Initiation to Horror

I have been drawn to horror films (and later on horror stories and novels) since my earliest memories. When I was a small child, I have trace recollections of spying a horror film advertisement on the television or sneaking a peak at a scary film playing on my parent’s television and experiencing the strange rush of adrenaline and repulsion that terror brought to bear on my tiny frame. The earliest memories of terrifying visions on film for me are the helicopter seen from Jaws 2 and the hospital nightmare sequences from An American Werewolf in London.

While I was allowed to watch Jaws 2 and likely Jaws at a very early age (Kindergarten) and for the first years of elementary school enjoyed watching Universal classics like Dracula, Frankenstein, and The Wolfman. I had attempted to read classic horror literature like Dracula, Frankenstein, and Dr. Jekyll and Mr. Hyde at some point during first or second grade. In third grade, I eagerly purchased a copy of the novel Jaws and hoped to read it aloud to my classmates during story time. Oddly enough my teacher at the time agreed to this idea, and I was allowed to read a chapter or two to the class on a few occasions. I knew enough of the ways of the world that I censored myself while reading. When encountering curse words during these readings, I would substitue an alternative that was “safe” for my audience. I don’t recall the exact circumstances, but another student in my class whose first name was also John also had a copy of the book and wanted to rotate the readings with me. He wasn’t as cautious as me. During his first reading session, he read aloud the word damn and the teacher allowed the reading session to continue noting that it was all in the context of reading a story, but coincidentally enough we never had time to allow another reading, and I was annoyed that my classmate had not shared my good sense.

Although I was well along my way into exploring horror, I was not allowed to watch an R-rated film until Aliens first aired on HBO in 1986 or 1987 when I was 10 or 11. Years before then, many of my friends had seen early eighties slashers such as Friday the 13thA Nightmare on Elm Street, and Psycho II, but I had never been allowed to watch these films although their eerie VHS cassette cases at the local video store had always called to me with their soft siren sound when I visited with my parents. The video cover for The Texas Chain Saw Massacre although seemed to the creepiest to me. But it was Aliens that first broke the R-rating barrier for me. I have no idea what particular appeal convinced my parents, but somehow I managed to get there permission one night to watch Aliens all by myself in my bedroom.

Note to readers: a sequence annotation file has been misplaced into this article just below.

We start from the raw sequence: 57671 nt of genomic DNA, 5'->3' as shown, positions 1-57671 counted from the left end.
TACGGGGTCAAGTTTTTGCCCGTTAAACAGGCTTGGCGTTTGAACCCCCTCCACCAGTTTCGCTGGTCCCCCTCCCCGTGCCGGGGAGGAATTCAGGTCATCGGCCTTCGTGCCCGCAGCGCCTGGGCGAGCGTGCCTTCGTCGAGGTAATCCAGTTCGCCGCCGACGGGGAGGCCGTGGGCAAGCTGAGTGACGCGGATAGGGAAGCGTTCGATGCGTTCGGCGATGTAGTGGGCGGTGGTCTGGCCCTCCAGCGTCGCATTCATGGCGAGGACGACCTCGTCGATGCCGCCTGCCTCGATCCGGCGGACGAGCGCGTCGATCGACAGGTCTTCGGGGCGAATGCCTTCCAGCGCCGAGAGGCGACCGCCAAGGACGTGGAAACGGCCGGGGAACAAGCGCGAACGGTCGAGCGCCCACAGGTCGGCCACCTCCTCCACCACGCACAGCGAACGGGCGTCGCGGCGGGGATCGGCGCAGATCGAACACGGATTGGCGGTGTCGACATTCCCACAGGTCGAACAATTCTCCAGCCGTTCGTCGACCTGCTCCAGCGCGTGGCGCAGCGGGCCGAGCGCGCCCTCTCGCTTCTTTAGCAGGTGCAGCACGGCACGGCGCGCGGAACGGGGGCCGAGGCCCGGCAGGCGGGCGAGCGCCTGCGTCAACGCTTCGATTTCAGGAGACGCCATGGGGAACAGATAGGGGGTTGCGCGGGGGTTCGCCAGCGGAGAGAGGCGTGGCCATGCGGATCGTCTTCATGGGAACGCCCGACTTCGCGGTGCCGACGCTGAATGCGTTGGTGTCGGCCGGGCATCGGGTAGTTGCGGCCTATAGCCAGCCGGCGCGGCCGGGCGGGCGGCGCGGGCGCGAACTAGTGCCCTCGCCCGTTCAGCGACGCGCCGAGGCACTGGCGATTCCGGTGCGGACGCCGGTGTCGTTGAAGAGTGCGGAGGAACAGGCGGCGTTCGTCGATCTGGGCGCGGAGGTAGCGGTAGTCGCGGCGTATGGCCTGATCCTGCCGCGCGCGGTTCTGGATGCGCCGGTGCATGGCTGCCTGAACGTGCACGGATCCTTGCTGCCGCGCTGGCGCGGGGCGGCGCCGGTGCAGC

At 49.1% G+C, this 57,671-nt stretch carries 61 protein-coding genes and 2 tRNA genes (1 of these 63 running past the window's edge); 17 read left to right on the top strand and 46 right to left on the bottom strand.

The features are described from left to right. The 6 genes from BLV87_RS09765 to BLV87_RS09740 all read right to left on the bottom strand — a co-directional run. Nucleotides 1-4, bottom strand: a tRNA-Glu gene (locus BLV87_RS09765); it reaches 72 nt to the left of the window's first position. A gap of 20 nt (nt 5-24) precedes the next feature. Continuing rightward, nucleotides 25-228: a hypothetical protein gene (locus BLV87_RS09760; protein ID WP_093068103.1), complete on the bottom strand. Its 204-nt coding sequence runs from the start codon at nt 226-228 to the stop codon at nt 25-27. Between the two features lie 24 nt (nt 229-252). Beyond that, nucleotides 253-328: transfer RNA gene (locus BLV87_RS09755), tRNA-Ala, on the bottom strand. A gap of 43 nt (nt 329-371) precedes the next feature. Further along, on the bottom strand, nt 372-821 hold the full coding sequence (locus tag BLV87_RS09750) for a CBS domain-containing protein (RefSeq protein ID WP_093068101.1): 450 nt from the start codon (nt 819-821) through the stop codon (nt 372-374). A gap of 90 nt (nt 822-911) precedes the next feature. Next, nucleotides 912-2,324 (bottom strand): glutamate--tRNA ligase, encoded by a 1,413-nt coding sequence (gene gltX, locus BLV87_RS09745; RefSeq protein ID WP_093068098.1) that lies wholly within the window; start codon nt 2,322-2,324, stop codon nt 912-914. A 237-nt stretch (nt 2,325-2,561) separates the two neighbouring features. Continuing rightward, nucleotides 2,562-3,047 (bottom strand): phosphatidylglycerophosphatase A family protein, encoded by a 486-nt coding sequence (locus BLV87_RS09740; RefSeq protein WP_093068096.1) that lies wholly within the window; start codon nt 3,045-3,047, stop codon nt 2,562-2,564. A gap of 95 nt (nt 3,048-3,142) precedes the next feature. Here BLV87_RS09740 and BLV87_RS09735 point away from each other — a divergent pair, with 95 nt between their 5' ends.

I still remember both loving my first experiences of the film, how my pulse raced, the mounting tension as the film relentlessly moved towards to its harrowing climax, how I pulled my limbs in close so as not to leave an inch of exposed flesh to dangle off my bed for fear of the slightest possibility that one of the terrifying xenomorphs may have been lurking under my bed. This last fear was similar to the one that I experienced every time I watched Jaws or Jaws 2 when they aired on TV as happened every so often in those days. I never missed an opportunity to catch one of these films, but I always feared during and afterwards when going to sleep that a giant great white shark may have been lurking beneath the bed waiting to pounce and pull me under the imaginary waves surrounding my lonely bed. It is strange as an adult thinking about these fears when I consider that surely I had to know that these fears simply weren’t possible. I suppose it must  be like an amplified version of the irrational fears that even now can grip me as an adult: when sitting up all by myself late at night with all the lights turned out in complete eerie silence, I have on more than one occasion found myself run up the stairs with an irrational jolt of fear that something might be lurking around the corner even though my reason tells me otherwise and some piece of me giggles inwardly at the silliness of the reaction while also savoring the taste of my own fear.

I love the visceral nature of fear. It is like a fine wine meant to be savored slowly and in careful phases. When you fear, you are alive. I love horror. I love the increasingly rare film that can truly terrify me and the almost non-existent book that can do the same.

There are only 289 more days until Halloween…

Fun With Dog Vomit – Part I

So we had some friends over for dinner yesterday evening for dinner and games. As has been the case for several months now, we had a few dog toys laying around that my dog Perrin enjoys chewing and playing with from time to time.

One such toy is a Kong’s Genius Leo Treat Dispenser.

Perrin has had this toy for several months, and it showed now signs of wear or tear. At the first such sign that one of the chew toys is going the way of the dodo, we pick it up and throw it in the trash and then make a mental note to stop by the pet store at our earliest convenience and pick him up a new toy.

This toy is large. It’s roughly a foot in length, and at it’s widest point it is a little wider than my fist.

That why we and our guests were quite surprised to find that at some point in the evening between nine and eleven, Perrin had somehow managed to devour three quarters of the Kong toy while laying innocently under our dining room table (which also serves as our gaming table). We were rather alarmed.